Hidden Figures

On my 25th birthday, Hidden Figures came out in UK cinemas. In my mind, there was no better way of marking a quarter of a century in age than celebrating the lives of amazing female scientists.

The biographical film depicts the story of three NASA scientists, Katherine Johnson, Dorothy Vaughan and Mary Jackson, who arguably served as the brains behind one of the biggest moments in American history – the Space Race. The film was all that I hoped it to be, an engaging story, beautifully shot, which highlighted the barriers they faced.

It shone the spotlight on the overt discrimination experienced by the three scientists, with scenes where Katherine Johnson had to run between buildings to use the bathroom, or having to use a separate coffee pot; helping to paint a picture of the institutionalised racism and segregation experienced on an everyday basis.

But cleverly, I found that many of the scenes in the film acknowledged the less obvious forms of discrimination which we still sadly see today. With the women being excluded from discussion, doors slammed in their faces, and even leaving their name off publications that they have contributed to.

And although the film clearly had added a Hollywood spin to their lives, it was heart-warming, informative, and (most importantly) it was celebratory towards women who have been ignored.

(And don’t even get me started about how Katherine Johnson joined the actresses on stage at the Oscars, because I will cry.)


British Science Week: Let’s Talk about Women in STEM

Today is the first day of British Science Week, and as scientists set up their tables at festivals to engage the public with science, its also important to engage people with some of the issues in STEM.

Totaljobs has undertaken some research which has highlighted some of the issues that face women within STEM careers, and illustrates some of factors that lead to inequality within science.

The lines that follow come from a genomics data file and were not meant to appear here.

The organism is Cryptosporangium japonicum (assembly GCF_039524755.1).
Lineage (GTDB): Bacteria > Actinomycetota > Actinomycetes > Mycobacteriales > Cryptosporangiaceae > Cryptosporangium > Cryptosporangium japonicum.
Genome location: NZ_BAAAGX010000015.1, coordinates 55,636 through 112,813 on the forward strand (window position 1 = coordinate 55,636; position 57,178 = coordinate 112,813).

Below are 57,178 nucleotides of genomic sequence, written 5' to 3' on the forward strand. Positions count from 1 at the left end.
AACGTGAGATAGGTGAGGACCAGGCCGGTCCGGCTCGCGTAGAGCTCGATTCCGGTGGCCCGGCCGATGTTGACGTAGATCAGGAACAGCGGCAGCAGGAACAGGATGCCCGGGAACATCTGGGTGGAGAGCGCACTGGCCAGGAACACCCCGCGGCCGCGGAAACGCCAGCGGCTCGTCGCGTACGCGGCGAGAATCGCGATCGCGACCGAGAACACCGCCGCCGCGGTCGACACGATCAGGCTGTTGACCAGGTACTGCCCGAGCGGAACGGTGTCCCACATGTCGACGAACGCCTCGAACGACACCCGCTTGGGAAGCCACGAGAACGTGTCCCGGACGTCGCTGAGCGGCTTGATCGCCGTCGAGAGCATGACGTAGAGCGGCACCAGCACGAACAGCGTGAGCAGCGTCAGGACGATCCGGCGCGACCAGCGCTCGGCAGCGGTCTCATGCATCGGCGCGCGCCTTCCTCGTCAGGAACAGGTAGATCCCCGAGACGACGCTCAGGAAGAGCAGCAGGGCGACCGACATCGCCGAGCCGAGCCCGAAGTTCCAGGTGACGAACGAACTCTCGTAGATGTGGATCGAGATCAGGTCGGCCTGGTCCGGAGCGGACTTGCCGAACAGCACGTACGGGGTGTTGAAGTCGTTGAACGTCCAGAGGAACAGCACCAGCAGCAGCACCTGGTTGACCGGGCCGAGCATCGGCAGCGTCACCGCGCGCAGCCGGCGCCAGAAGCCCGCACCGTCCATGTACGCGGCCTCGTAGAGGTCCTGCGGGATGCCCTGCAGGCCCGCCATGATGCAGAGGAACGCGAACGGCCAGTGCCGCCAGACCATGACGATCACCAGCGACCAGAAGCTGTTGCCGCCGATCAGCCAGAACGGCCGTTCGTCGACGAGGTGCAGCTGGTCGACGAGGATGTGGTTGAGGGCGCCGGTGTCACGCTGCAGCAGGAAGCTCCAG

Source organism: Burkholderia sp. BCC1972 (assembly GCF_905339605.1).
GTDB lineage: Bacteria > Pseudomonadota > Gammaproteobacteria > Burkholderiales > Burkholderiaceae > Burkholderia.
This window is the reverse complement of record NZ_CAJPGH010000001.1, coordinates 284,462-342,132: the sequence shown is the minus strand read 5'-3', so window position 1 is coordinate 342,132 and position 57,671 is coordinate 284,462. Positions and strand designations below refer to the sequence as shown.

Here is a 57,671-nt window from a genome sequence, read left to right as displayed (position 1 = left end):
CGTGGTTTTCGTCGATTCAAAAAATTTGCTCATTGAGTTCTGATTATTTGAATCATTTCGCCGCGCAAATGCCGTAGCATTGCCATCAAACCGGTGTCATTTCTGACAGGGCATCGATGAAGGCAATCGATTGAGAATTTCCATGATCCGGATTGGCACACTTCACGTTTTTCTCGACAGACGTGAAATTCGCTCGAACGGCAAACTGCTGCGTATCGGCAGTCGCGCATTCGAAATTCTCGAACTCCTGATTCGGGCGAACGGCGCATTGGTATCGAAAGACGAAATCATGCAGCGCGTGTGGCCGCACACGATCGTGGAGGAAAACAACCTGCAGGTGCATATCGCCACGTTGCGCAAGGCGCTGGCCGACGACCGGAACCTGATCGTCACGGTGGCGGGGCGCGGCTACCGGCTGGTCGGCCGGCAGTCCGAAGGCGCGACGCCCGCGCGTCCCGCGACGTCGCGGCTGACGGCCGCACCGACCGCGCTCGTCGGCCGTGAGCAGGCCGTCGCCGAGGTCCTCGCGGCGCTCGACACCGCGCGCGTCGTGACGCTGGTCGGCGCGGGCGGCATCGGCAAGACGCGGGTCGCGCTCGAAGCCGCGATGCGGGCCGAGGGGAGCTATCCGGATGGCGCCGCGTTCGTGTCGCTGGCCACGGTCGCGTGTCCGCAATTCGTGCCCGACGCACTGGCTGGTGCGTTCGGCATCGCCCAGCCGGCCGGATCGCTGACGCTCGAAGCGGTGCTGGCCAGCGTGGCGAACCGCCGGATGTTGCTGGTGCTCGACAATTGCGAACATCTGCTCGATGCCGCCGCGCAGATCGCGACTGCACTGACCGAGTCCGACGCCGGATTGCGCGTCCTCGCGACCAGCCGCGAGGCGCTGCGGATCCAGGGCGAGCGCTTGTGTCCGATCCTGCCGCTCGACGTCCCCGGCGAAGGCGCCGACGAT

The lack of representation of women in STEM is a huge issue, as we loose girls from science education through unconscious bias and we loose women during their careers due to lack of support. It also appears that not only are women in STEM suffering from a social disadvantage, but they are also at an economical disadvantage, as totaljobs research across 1,450 STEM-related professionals showed:

•Women in STEM typically expect to be paid £7,107 less than men

•Men in STEM earn £639 more than women in bonuses

•65% of women admit they don’t feel comfortable asking for a pay rise

•37% of women believe their male counterparts are paid more for the same role

Alongside their research, they have made a useful video demonstrating some of the issues that lead to a lack of women in science – including a lack of female role models at a young age.

We find that young girls really enjoy science at school and don’t necessarily say ‘science isn’t a women’s job’, but we do find that they say ‘science just isn’t for me’. This is due to a lack of female role models in STEM and limited depictions of women in the media, leading them to not identify with a career in science.

Unconscious bias also has a role to play in the lack of girls engaging with STEM. As we are products of a biased society, we find that teachers can be subconsciously less encouraging towards girls in school: by allowing boys to answer questions more or scolding girls more often when they shout out in class – subtly reinforcing the idea that intellect and academia is a ‘boy’s world’.

Parent’s also display this unconscious bias, in fact as a science museum, parents are more than three times as likely to explain the exhibit to their boy child than their girl child.